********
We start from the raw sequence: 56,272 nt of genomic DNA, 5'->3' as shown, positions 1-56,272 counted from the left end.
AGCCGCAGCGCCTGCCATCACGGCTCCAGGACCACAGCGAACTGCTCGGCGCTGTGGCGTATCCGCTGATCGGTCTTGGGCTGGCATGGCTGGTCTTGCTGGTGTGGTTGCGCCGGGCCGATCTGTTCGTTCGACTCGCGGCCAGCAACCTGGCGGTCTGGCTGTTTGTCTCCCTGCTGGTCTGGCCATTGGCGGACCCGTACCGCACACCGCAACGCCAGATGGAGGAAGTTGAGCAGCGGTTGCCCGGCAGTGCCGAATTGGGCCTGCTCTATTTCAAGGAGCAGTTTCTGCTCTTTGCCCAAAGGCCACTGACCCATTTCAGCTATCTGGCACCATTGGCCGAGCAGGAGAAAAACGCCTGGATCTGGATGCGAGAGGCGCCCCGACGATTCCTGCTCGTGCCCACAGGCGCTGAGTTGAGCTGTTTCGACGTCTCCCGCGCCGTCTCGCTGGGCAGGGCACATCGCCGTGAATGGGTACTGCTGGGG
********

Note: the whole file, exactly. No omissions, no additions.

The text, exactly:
We start from the raw sequence: 56,272 nt of genomic DNA, 5'->3' as shown, positions 1-56,272 counted from the left end.
AGCCGCAGCGCCTGCCATCACGGCTCCAGGACCACAGCGAACTGCTCGGCGCTGTGGCGTATCCGCTGATCGGTCTTGGGCTGGCATGGCTGGTCTTGCTGGTGTGGTTGCGCCGGGCCGATCTGTTCGTTCGACTCGCGGCCAGCAACCTGGCGGTCTGGCTGTTTGTCTCCCTGCTGGTCTGGCCATTGGCGGACCCGTACCGCACACCGCAACGCCAGATGGAGGAAGTTGAGCAGCGGTTGCCCGGCAGTGCCGAATTGGGCCTGCTCTATTTCAAGGAGCAGTTTCTGCTCTTTGCCCAAAGGCCACTGACCCATTTCAGCTATCTGGCACCATTGGCCGAGCAGGAGAAAAACGCCTGGATCTGGATGCGAGAGGCGCCCCGACGATTCCTGCTCGTGCCCACAGGCGCTGAGTTGAGCTGTTTCGACGTCTCCCGCGCCGTCTCGCTGGGCAGGGCACATCGCCGTGAATGGGTACTGCTGGGG